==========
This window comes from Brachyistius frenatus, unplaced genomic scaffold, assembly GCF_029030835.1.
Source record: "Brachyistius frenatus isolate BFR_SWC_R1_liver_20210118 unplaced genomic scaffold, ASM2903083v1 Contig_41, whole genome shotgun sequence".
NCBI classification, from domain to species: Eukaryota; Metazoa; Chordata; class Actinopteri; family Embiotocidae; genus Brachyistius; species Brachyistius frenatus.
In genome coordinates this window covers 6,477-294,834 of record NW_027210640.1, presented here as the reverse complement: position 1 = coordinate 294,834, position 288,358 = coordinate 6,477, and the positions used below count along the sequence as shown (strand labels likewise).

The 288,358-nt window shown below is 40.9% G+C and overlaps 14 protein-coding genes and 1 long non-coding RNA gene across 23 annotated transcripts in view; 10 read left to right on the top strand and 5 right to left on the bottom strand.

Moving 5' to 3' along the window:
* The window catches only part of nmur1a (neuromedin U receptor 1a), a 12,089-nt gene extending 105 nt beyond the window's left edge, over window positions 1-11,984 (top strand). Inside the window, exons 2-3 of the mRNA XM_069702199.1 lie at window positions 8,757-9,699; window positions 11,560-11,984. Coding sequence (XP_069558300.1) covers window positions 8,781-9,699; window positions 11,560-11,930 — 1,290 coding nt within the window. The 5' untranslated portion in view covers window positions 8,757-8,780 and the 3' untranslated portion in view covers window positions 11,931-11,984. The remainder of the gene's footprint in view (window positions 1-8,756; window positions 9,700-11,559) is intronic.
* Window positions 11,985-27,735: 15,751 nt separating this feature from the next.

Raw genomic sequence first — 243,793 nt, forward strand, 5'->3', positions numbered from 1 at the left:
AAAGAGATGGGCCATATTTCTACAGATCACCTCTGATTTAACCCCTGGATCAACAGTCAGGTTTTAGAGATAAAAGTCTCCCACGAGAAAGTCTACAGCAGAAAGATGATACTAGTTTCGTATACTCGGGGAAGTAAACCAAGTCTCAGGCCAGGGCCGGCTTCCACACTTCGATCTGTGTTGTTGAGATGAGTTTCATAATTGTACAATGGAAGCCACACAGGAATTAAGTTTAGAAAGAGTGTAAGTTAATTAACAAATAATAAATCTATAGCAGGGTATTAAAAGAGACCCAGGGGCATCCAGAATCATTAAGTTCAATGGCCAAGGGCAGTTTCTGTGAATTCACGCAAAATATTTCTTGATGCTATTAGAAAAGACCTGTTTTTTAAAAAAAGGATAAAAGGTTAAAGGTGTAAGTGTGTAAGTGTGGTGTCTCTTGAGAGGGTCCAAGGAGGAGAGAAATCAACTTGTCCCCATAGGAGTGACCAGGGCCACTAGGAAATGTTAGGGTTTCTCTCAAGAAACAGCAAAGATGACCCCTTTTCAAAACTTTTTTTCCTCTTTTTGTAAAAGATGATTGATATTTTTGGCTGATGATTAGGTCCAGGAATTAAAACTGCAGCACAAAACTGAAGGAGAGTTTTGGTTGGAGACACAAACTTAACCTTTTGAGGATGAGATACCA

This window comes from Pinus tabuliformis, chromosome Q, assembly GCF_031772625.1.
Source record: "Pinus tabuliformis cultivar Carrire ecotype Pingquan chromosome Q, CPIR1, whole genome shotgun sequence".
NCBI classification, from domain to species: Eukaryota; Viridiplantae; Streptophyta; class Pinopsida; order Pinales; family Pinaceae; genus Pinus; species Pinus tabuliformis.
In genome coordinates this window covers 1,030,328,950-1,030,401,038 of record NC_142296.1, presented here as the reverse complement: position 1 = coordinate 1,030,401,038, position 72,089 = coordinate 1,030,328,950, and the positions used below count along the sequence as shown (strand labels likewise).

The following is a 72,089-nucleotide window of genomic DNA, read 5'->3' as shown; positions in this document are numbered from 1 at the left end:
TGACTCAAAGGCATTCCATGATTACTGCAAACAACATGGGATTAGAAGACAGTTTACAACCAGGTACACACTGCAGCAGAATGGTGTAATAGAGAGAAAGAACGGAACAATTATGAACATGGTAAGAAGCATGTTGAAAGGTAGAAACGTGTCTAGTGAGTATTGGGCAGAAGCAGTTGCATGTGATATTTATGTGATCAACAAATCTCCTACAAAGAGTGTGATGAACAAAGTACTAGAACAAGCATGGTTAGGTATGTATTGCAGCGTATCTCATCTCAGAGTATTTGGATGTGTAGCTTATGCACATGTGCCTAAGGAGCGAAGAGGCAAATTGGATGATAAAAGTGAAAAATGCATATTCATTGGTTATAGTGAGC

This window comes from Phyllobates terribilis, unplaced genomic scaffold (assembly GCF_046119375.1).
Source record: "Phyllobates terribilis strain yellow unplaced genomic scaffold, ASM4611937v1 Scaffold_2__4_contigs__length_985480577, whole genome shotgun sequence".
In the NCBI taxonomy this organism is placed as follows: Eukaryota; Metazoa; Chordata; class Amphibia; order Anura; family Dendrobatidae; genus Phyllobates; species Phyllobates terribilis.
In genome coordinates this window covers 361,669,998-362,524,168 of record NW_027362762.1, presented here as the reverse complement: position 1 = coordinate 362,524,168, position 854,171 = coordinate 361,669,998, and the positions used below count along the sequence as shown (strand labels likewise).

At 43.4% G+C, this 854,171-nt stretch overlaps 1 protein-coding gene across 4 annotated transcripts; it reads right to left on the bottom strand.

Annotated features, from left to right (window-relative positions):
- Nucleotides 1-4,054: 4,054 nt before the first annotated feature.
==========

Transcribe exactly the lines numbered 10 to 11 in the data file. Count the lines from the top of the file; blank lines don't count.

AAAGAGATGGGCCATATTTCTACAGATCACCTCTGATTTAACCCCTGGATCAACAGTCAGGTTTTAGAGATAAAAGTCTCCCACGAGAAAGTCTACAGCAGAAAGATGATACTAGTTTCGTATACTCGGGGAAGTAAACCAAGTCTCAGGCCAGGGCCGGCTTCCACACTTCGATCTGTGTTGTTGAGATGAGTTTCATAATTGTACAATGGAAGCCACACAGGAATTAAGTTTAGAAAGAGTGTAAGTTAATTAACAAATAATAAATCTATAGCAGGGTATTAAAAGAGACCCAGGGGCATCCAGAATCATTAAGTTCAATGGCCAAGGGCAGTTTCTGTGAATTCACGCAAAATATTTCTTGATGCTATTAGAAAAGACCTGTTTTTTAAAAAAAGGATAAAAGGTTAAAGGTGTAAGTGTGTAAGTGTGGTGTCTCTTGAGAGGGTCCAAGGAGGAGAGAAATCAACTTGTCCCCATAGGAGTGACCAGGGCCACTAGGAAATGTTAGGGTTTCTCTCAAGAAACAGCAAAGATGACCCCTTTTCAAAACTTTTTTTCCTCTTTTTGTAAAAGATGATTGATATTTTTGGCTGATGATTAGGTCCAGGAATTAAAACTGCAGCACAAAACTGAAGGAGAGTTTTGGTTGGAGACACAAACTTAACCTTTTGAGGATGAGATACCA

This window comes from Pinus tabuliformis, chromosome Q, assembly GCF_031772625.1.